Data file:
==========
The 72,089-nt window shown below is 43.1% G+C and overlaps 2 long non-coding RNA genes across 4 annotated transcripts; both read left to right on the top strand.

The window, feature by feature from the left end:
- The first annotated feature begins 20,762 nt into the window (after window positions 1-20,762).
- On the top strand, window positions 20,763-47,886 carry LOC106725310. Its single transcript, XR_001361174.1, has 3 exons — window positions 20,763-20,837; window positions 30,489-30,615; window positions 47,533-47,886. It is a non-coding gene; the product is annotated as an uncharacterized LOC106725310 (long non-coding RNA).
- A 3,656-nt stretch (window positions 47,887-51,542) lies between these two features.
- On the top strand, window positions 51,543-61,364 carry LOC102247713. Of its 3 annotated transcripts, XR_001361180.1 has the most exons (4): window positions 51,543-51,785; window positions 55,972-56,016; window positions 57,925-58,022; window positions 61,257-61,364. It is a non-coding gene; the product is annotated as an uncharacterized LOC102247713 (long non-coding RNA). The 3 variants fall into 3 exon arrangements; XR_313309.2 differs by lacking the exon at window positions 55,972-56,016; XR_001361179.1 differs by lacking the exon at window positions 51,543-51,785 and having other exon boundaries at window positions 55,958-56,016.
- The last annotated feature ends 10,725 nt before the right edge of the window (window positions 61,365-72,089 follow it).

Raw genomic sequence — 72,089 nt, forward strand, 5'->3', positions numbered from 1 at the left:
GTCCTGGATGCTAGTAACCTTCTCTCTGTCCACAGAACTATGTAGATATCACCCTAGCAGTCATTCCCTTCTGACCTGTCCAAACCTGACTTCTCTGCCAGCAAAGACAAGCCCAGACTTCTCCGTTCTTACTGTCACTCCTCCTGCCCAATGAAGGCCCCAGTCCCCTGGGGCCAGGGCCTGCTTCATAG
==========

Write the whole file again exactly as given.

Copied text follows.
The 72,089-nt window shown below is 43.1% G+C and overlaps 2 long non-coding RNA genes across 4 annotated transcripts; both read left to right on the top strand.

The window, feature by feature from the left end:
- The first annotated feature begins 20,762 nt into the window (after window positions 1-20,762).
- On the top strand, window positions 20,763-47,886 carry LOC106725310. Its single transcript, XR_001361174.1, has 3 exons — window positions 20,763-20,837; window positions 30,489-30,615; window positions 47,533-47,886. It is a non-coding gene; the product is annotated as an uncharacterized LOC106725310 (long non-coding RNA).
- A 3,656-nt stretch (window positions 47,887-51,542) lies between these two features.
- On the top strand, window positions 51,543-61,364 carry LOC102247713. Of its 3 annotated transcripts, XR_001361180.1 has the most exons (4): window positions 51,543-51,785; window positions 55,972-56,016; window positions 57,925-58,022; window positions 61,257-61,364. It is a non-coding gene; the product is annotated as an uncharacterized LOC102247713 (long non-coding RNA). The 3 variants fall into 3 exon arrangements; XR_313309.2 differs by lacking the exon at window positions 55,972-56,016; XR_001361179.1 differs by lacking the exon at window positions 51,543-51,785 and having other exon boundaries at window positions 55,958-56,016.
- The last annotated feature ends 10,725 nt before the right edge of the window (window positions 61,365-72,089 follow it).

Raw genomic sequence — 72,089 nt, forward strand, 5'->3', positions numbered from 1 at the left:
GTCCTGGATGCTAGTAACCTTCTCTCTGTCCACAGAACTATGTAGATATCACCCTAGCAGTCATTCCCTTCTGACCTGTCCAAACCTGACTTCTCTGCCAGCAAAGACAAGCCCAGACTTCTCCGTTCTTACTGTCACTCCTCCTGCCCAATGAAGGCCCCAGTCCCCTGGGGCCAGGGCCTGCTTCATAG